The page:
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Geographical Handicap

 

Geographical and environmental factors are of crucial importance for any national economy. With the breakup of the Soviet Union, all of the empires southern and western republics were lost to Russia. In terms of territory, the country still remains the biggest in the world, but it has now become even more northern.  

 

Temperatures of minus forty degrees Fahrenheit unimaginable in major cities of Western Europe and the United States are quite normal in Ekaterinburg, Tomsk, Irkutsk, and Novosibirsk, and not uncommon in the capital of Moscow. The severity of the Russian climate means that the cost of housing, heating, and lighting is considerably higher than in the West. In addition, the countrys vast territory increases transportation costs.

All this means that, even with the most judicious use of energy resources, Russian industrial enterprises will always have bigger outlays than their counterparts in Western Europe, the United States, and Japan. State support of industry, transport, and agriculture was one of the main characteristics of Russias economic development both during the Soviet era and under the tsars. Western economic models and prescriptions, which envisage sharp contraction of the states role in these areas, condemn Russian companies to being uncompetitive in world markets.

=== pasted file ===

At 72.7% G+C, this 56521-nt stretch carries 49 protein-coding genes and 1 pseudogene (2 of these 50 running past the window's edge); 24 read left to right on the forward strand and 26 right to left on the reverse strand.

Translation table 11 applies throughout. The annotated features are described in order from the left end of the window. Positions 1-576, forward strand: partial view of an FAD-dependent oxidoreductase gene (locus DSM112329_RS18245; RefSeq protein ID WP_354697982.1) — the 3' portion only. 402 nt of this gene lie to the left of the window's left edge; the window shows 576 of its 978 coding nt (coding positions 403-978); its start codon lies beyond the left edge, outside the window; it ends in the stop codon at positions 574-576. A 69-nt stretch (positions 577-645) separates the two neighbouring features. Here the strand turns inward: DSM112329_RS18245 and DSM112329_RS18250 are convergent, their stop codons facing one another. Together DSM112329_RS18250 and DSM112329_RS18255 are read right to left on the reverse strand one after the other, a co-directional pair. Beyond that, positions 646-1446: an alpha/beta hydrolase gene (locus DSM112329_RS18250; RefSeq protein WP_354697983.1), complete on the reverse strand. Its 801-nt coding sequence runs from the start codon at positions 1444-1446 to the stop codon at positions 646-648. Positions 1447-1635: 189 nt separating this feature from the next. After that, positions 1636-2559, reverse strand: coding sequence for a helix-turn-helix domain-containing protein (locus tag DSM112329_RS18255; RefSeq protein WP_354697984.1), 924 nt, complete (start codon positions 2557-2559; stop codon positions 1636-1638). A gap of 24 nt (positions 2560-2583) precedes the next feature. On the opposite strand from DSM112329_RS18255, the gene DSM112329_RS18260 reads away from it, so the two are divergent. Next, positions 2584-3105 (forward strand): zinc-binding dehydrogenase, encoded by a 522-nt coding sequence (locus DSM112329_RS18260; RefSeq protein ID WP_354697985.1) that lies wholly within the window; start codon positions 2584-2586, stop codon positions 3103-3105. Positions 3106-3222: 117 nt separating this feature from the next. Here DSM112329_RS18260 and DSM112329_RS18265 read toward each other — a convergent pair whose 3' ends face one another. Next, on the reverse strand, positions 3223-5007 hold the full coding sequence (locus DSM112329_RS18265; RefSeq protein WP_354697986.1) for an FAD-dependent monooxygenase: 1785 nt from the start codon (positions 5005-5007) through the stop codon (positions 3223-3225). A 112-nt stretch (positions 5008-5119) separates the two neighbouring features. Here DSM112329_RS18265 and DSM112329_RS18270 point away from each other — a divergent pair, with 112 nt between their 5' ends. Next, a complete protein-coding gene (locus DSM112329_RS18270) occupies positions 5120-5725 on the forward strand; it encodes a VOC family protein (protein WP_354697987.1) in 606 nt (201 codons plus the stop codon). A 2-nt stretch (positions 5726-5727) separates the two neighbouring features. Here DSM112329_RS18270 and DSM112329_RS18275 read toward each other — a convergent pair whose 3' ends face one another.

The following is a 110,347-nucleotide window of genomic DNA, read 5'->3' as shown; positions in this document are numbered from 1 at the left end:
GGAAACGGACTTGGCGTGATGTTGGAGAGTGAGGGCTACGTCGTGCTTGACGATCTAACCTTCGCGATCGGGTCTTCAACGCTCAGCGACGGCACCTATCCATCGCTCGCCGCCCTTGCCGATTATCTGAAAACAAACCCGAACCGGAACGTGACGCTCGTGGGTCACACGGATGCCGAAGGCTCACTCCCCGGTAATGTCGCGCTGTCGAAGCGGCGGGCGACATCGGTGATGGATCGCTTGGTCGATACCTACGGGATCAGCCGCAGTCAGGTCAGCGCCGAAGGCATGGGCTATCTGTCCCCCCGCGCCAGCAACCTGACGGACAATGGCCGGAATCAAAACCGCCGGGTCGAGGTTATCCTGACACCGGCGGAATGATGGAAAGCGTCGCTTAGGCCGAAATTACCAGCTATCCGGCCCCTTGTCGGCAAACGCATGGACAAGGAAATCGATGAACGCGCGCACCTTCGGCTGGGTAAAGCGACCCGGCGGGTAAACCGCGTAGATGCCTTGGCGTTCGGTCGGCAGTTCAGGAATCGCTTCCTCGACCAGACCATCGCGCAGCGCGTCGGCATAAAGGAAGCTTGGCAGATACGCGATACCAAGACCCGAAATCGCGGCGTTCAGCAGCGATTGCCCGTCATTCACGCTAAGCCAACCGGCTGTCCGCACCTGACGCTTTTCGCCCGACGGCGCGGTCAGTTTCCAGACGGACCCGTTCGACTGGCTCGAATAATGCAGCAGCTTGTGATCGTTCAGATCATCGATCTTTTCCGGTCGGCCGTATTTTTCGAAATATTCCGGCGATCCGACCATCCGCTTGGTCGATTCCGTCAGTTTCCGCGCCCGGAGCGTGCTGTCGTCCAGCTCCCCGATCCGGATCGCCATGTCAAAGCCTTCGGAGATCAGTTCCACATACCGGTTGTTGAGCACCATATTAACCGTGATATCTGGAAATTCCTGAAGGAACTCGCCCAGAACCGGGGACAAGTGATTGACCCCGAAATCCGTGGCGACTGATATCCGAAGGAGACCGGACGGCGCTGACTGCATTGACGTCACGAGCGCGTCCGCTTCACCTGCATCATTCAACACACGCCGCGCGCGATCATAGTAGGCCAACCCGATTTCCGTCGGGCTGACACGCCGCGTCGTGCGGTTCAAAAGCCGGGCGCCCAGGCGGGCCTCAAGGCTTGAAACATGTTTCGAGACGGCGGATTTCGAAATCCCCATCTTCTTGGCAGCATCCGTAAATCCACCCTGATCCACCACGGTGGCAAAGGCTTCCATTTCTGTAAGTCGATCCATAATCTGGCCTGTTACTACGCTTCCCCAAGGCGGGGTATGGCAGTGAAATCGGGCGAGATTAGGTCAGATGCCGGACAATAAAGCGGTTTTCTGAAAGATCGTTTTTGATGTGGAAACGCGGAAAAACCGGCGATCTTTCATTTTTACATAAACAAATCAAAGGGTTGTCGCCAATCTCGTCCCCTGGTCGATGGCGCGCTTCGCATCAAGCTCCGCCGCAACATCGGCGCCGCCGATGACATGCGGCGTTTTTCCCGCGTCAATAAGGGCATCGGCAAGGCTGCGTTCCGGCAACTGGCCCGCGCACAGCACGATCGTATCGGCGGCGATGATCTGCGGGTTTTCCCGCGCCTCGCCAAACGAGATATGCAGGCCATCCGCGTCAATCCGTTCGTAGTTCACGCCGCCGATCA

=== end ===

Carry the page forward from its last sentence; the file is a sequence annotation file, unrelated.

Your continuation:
In Russia, with its enormous territory, unpredictable agriculture, northern location, and specific economic structure, the regulatory role of the state has always been significant and is likely to remain so. The reforms of the 1990s have clearly demonstrated that a weak state can hardly create conditions for an effective market to emerge.

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